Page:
Centros and European Company Law

Centros and European Company Law

Centros and European Company Law

In 1999, the (then) Court of Justice issued its decision the Centros case (C-212/97), which is without doubt the most influential judgment in the field of European company law.

In contrast to the United States, founders of companies were historically often not given free choice where to incorporate in Europe. Conflict of law rules were divided between the incorporation theory and the real seat theory. Under the latter, the law of the company’s real seat or head office governs its operations. If, for example a firm is incorporated in state A, but is actually based in state B, and if B is a real seat state, courts might apply B’s corporate law to the company. Because the company did not go through the incorporation procedure in B, the company might be treated as non-existent, or as a partnership between its shareholders. Consequently, founders and companies were deprived of the ability to choose the law most suitable to their purposes, and regulatory arbitrage in company was essentially impossible in the European Union. One might be tempted say that the real seat theory was intended to protect national laws from competing with each other.

All of this changed with Centros and a number of follow-up cases, most prominently Überseering (C-208/00, 2002) and Inspire Art (C-167/01, 2003). The court found, in particular, that national authorities could not deny the registration of a branch office of a “pseudo-foreign” firm incorporated within an EU or EEA country, they could not deny the legal personality of such a company, and they are not permitted to impose special disclosure requirements on such companies and impose a special types of liability on such companies. Actions by Member States to this effect were found to be compatible with the freedom of establishment as interpreted by the Court. The practical result is that Member States can no longer apply the real seat theory to firms incorporated in other EU and EEA members.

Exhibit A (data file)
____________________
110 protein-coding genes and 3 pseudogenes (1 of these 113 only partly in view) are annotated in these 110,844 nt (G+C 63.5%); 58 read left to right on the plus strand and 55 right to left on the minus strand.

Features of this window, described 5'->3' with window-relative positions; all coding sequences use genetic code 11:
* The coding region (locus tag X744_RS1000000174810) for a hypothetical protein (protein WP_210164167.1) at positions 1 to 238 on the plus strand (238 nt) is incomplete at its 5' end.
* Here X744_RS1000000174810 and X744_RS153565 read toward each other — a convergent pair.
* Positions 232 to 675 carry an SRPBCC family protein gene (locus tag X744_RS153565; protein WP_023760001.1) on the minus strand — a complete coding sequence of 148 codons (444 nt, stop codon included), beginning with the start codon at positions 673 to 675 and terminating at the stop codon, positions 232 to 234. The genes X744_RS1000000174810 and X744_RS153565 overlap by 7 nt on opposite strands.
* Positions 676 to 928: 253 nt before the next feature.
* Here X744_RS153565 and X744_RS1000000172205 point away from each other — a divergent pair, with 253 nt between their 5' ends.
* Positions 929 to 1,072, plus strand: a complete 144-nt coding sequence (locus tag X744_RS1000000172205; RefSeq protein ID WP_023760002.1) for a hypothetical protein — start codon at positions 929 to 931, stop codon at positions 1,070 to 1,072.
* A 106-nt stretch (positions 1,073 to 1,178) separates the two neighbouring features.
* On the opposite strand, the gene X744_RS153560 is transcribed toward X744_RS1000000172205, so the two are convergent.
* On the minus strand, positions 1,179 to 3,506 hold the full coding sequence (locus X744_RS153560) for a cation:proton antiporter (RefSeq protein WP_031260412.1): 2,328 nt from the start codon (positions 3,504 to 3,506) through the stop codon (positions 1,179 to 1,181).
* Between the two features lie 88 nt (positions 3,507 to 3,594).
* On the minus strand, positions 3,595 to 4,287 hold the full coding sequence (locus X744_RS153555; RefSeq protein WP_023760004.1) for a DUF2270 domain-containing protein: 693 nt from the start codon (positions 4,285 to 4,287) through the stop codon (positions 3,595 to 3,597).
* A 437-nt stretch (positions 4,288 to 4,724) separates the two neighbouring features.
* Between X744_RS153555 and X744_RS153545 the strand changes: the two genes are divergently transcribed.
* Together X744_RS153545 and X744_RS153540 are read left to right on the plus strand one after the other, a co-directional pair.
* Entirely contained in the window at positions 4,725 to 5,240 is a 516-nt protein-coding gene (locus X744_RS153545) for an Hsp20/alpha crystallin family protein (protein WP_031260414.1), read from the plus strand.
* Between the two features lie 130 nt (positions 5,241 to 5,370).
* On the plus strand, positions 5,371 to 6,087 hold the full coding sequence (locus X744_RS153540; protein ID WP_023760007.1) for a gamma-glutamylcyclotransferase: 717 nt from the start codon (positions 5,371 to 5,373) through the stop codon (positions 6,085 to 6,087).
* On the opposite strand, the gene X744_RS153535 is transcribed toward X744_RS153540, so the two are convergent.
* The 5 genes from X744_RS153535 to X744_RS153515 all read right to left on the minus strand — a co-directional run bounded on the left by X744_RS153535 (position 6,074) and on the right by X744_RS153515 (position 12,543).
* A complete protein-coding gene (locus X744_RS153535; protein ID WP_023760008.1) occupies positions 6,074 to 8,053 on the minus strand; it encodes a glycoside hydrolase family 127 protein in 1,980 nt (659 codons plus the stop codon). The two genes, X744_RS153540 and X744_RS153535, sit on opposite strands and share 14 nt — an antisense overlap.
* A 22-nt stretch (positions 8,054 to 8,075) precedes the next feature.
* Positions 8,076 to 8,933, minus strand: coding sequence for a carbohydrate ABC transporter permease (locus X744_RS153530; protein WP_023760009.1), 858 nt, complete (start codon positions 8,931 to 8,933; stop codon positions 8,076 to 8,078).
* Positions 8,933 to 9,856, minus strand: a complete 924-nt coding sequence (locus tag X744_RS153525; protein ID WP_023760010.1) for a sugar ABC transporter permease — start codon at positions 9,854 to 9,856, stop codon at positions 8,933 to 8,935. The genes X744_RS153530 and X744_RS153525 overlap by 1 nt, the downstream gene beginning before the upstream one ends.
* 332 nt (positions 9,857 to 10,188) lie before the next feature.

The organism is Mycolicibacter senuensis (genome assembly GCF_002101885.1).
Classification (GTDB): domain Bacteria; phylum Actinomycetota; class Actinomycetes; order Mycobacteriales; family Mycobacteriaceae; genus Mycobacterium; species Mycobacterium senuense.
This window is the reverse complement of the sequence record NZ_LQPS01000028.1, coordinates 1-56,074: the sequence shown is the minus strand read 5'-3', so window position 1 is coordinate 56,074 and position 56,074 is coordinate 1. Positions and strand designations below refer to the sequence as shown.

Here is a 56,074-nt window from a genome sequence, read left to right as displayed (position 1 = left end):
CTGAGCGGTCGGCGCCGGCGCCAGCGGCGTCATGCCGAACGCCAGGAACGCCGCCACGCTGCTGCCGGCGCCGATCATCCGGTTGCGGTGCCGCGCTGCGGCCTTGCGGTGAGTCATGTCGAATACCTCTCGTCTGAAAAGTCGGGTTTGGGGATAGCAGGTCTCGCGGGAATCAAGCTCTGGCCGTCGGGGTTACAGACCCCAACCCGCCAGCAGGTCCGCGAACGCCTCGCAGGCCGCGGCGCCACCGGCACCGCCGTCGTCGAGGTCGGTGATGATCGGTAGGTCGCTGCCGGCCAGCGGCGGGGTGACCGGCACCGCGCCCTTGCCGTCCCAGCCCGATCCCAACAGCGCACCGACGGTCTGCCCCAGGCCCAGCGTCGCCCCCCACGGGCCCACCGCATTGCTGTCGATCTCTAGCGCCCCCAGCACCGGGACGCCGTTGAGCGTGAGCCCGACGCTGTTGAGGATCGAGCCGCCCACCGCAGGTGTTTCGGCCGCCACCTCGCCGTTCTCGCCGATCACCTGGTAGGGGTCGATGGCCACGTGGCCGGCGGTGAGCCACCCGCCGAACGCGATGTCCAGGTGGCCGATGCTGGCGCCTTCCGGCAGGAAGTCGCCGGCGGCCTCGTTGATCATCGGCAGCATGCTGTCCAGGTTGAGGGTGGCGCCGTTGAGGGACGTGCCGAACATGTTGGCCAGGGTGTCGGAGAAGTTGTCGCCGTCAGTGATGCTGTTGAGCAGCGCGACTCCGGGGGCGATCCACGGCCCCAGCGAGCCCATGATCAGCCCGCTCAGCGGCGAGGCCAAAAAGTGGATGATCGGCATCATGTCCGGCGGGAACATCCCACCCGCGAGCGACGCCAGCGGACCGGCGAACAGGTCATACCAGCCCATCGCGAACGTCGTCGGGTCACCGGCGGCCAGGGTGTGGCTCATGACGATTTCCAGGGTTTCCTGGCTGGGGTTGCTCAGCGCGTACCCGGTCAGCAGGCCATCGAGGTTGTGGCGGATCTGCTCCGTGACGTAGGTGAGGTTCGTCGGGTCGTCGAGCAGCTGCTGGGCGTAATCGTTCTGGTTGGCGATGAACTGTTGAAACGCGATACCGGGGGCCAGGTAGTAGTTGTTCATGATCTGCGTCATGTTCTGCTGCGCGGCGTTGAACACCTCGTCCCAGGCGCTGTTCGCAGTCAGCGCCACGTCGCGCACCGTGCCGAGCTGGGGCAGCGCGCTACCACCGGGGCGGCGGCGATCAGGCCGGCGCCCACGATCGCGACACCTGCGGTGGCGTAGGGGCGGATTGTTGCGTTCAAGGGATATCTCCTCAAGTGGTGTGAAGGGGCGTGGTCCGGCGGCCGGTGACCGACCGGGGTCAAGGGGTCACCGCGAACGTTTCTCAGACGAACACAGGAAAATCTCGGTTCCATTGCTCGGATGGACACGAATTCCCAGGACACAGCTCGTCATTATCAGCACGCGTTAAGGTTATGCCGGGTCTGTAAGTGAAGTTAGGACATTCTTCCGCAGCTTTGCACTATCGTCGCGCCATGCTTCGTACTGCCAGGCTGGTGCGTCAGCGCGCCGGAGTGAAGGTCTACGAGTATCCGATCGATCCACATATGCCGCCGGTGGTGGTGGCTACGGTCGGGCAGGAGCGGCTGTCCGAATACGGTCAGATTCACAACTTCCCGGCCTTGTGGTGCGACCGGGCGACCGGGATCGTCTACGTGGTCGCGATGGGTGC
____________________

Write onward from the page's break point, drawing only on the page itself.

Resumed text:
In the early years after the case, scholars began to analyse whether EU Company Law would see a “race to the top” or “race to the bottom” in company law, as it has been debated in the United States for many decades. While large and publicly traded firms seemed to take little notice of the debate in the early years, a considerable number of founders of new businesses from Continental European countries set up Private Limited Companies in the United Kingdom for the purpose of doing business in the founders home Member State. This trend seems to have abated at least in some Member States, but Centros has left Europe with a greater freedom of choice between different corporate laws, especially for small firms.

Centros has contributed to the internationalization of company law scholarship in Europe, and it has inspired scholarship written by ECGI Research Members in the following areas, among others:

  • The effects of regulatory arbitrage and regulatory competition, e.g. whether EU company is undergoing a “race to the top” or “race to the bottom”;